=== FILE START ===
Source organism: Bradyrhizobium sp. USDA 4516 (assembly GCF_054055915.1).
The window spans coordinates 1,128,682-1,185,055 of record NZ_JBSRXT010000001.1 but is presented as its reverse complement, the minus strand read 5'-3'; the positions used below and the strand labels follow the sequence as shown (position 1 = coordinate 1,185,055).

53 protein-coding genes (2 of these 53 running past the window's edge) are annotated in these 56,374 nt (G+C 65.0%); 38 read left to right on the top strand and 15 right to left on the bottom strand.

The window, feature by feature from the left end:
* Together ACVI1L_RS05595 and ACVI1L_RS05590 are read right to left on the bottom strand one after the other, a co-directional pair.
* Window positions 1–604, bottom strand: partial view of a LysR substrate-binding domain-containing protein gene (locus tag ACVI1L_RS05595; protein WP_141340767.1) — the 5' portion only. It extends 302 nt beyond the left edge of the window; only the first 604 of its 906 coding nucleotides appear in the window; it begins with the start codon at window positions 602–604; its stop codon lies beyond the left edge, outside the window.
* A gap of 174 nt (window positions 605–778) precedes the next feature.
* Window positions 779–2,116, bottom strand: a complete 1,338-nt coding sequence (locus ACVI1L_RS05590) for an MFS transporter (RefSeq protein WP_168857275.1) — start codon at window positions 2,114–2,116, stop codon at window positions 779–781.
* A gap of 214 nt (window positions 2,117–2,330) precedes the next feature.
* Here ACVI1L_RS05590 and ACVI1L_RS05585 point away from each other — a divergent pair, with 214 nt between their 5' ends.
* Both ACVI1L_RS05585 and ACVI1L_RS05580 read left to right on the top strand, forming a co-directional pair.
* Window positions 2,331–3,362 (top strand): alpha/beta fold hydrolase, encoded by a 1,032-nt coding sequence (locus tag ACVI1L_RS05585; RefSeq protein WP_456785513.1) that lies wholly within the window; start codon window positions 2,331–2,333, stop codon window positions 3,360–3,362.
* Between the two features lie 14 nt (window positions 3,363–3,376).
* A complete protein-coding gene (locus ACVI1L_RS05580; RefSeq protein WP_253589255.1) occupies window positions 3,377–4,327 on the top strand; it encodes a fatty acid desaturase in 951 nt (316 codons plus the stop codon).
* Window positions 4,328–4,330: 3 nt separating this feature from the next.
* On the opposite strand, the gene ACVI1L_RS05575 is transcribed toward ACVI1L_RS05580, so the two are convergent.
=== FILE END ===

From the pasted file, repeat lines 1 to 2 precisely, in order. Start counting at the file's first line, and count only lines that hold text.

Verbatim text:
Source organism: Bradyrhizobium sp. USDA 4516 (assembly GCF_054055915.1).
The window spans coordinates 1,128,682-1,185,055 of record NZ_JBSRXT010000001.1 but is presented as its reverse complement, the minus strand read 5'-3'; the positions used below and the strand labels follow the sequence as shown (position 1 = coordinate 1,185,055).